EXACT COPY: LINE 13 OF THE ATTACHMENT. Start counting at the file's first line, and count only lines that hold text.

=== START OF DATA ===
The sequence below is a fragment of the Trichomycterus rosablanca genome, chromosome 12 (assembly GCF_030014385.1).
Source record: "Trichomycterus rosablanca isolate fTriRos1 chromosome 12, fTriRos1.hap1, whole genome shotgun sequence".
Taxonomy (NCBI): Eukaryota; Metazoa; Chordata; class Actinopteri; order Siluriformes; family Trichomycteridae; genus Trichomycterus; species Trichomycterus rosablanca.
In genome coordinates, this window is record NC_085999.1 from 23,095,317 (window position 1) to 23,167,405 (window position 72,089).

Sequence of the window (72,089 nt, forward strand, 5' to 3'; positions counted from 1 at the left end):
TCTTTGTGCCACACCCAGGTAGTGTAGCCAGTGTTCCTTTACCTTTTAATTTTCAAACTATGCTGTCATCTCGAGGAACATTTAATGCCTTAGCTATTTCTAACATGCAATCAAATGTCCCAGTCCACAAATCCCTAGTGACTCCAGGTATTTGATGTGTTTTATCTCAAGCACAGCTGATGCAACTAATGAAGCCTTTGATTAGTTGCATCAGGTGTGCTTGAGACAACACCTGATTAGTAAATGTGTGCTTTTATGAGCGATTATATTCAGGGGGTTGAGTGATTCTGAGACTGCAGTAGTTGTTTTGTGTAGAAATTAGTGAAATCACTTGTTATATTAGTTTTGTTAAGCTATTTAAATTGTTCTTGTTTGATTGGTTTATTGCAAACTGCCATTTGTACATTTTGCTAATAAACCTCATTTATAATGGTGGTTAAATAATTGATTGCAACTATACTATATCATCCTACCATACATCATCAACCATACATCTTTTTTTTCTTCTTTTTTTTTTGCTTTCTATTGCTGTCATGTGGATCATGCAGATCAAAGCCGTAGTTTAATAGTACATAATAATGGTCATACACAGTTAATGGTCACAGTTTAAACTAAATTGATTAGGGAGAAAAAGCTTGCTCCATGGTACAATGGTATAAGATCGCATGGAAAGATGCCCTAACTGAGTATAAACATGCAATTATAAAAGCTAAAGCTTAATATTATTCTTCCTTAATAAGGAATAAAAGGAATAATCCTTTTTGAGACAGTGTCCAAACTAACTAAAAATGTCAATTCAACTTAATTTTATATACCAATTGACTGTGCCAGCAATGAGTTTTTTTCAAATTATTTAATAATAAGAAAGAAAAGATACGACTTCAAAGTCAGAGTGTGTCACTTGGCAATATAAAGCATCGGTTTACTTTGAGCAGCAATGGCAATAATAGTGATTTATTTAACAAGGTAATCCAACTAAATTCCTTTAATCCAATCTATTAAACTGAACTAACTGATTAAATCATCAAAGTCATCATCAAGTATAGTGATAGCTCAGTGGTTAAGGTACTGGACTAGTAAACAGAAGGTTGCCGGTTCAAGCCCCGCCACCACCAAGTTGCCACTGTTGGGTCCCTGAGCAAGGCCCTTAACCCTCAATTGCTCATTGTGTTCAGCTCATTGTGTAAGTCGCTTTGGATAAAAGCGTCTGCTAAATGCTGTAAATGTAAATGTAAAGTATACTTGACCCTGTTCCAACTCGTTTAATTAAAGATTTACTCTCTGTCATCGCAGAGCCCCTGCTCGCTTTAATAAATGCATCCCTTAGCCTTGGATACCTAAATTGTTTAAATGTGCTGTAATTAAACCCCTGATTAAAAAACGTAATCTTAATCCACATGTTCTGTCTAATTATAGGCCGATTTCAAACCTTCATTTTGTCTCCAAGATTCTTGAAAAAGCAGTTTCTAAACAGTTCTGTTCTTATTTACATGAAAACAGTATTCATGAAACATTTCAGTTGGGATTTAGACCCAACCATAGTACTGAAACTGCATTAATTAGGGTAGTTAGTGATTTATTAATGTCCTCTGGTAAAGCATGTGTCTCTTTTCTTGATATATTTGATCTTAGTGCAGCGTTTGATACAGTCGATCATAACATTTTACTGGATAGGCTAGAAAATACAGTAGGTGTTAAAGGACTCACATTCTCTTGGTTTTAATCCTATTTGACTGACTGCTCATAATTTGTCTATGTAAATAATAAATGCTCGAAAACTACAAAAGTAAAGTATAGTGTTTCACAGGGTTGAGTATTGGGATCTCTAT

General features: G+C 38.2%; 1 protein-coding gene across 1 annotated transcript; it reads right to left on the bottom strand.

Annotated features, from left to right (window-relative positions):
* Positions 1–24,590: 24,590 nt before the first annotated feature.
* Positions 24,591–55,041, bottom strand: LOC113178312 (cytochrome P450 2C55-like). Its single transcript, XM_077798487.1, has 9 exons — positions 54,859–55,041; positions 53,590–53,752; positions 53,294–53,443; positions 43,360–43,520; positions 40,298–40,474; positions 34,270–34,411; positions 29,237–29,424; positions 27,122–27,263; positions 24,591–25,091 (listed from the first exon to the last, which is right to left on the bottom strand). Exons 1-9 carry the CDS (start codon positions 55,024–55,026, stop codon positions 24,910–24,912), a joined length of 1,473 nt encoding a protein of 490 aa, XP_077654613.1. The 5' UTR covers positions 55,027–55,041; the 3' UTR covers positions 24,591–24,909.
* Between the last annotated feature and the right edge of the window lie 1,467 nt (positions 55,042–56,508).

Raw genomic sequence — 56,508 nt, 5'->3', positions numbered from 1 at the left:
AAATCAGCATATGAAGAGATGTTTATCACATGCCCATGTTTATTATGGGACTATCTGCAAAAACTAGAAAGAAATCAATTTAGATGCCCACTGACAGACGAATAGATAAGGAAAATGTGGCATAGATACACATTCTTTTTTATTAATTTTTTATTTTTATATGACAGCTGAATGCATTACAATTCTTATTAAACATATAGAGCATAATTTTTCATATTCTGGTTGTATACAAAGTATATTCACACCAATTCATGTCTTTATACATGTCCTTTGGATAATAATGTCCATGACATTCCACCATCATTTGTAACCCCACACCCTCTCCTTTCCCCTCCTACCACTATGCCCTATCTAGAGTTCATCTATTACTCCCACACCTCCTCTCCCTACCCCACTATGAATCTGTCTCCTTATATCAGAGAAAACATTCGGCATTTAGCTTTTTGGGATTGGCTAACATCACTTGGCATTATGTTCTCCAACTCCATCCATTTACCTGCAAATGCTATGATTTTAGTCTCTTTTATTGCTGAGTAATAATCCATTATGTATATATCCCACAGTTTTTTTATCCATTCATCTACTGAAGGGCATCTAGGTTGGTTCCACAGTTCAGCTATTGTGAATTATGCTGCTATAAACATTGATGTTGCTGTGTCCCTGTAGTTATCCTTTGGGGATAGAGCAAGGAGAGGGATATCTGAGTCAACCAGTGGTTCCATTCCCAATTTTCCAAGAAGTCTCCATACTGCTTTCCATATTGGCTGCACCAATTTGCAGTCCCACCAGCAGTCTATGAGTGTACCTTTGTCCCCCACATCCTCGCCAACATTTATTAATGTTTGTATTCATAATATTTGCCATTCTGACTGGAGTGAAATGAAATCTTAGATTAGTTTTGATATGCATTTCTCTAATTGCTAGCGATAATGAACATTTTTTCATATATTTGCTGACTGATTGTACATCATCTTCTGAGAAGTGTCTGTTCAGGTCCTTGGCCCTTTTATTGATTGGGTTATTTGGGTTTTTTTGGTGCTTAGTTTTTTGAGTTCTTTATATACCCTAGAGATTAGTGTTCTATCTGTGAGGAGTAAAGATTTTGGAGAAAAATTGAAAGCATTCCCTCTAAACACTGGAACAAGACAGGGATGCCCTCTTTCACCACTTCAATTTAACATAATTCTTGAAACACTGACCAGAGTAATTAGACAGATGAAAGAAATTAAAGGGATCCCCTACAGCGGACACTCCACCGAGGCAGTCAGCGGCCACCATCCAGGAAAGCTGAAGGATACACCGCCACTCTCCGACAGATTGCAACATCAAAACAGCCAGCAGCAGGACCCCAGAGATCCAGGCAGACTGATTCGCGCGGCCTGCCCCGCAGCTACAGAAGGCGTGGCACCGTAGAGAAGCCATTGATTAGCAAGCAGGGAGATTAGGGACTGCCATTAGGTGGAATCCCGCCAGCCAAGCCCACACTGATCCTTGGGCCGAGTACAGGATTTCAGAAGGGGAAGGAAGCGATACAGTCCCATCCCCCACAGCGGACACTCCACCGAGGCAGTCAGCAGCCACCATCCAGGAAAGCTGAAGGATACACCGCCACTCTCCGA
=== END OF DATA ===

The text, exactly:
AAATCAGCATATGAAGAGATGTTTATCACATGCCCATGTTTATTATGGGACTATCTGCAAAAACTAGAAAGAAATCAATTTAGATGCCCACTGACAGACGAATAGATAAGGAAAATGTGGCATAGATACACATTCTTTTTTATTAATTTTTTATTTTTATATGACAGCTGAATGCATTACAATTCTTATTAAACATATAGAGCATAATTTTTCATATTCTGGTTGTATACAAAGTATATTCACACCAATTCATGTCTTTATACATGTCCTTTGGATAATAATGTCCATGACATTCCACCATCATTTGTAACCCCACACCCTCTCCTTTCCCCTCCTACCACTATGCCCTATCTAGAGTTCATCTATTACTCCCACACCTCCTCTCCCTACCCCACTATGAATCTGTCTCCTTATATCAGAGAAAACATTCGGCATTTAGCTTTTTGGGATTGGCTAACATCACTTGGCATTATGTTCTCCAACTCCATCCATTTACCTGCAAATGCTATGATTTTAGTCTCTTTTATTGCTGAGTAATAATCCATTATGTATATATCCCACAGTTTTTTTATCCATTCATCTACTGAAGGGCATCTAGGTTGGTTCCACAGTTCAGCTATTGTGAATTATGCTGCTATAAACATTGATGTTGCTGTGTCCCTGTAGTTATCCTTTGGGGATAGAGCAAGGAGAGGGATATCTGAGTCAACCAGTGGTTCCATTCCCAATTTTCCAAGAAGTCTCCATACTGCTTTCCATATTGGCTGCACCAATTTGCAGTCCCACCAGCAGTCTATGAGTGTACCTTTGTCCCCCACATCCTCGCCAACATTTATTAATGTTTGTATTCATAATATTTGCCATTCTGACTGGAGTGAAATGAAATCTTAGATTAGTTTTGATATGCATTTCTCTAATTGCTAGCGATAATGAACATTTTTTCATATATTTGCTGACTGATTGTACATCATCTTCTGAGAAGTGTCTGTTCAGGTCCTTGGCCCTTTTATTGATTGGGTTATTTGGGTTTTTTTGGTGCTTAGTTTTTTGAGTTCTTTATATACCCTAGAGATTAGTGTTCTATCTGTGAGGAGTAAAGATTTTGGAGAAAAATTGAAAGCATTCCCTCTAAACACTGGAACAAGACAGGGATGCCCTCTTTCACCACTTCAATTTAACATAATTCTTGAAACACTGACCAGAGTAATTAGACAGATGAAAGAAATTAAAGGGATCCCCTACAGCGGACACTCCACCGAGGCAGTCAGCGGCCACCATCCAGGAAAGCTGAAGGATACACCGCCACTCTCCGACAGATTGCAACATCAAAACAGCCAGCAGCAGGACCCCAGAGATCCAGGCAGACTGATTCGCGCGGCCTGCCCCGCAGCTACAGAAGGCGTGGCACCGTAGAGAAGCCATTGATTAGCAAGCAGGGAGATTAGGGACTGCCATTAGGTGGAATCCCGCCAGCCAAGCCCACACTGATCCTTGGGCCGAGTACAGGATTTCAGAAGGGGAAGGAAGCGATACAGTCCCATCCCCCACAGCGGACACTCCACCGAGGCAGTCAGCAGCCACCATCCAGGAAAGCTGAAGGATACACCGCCACTCTCCGA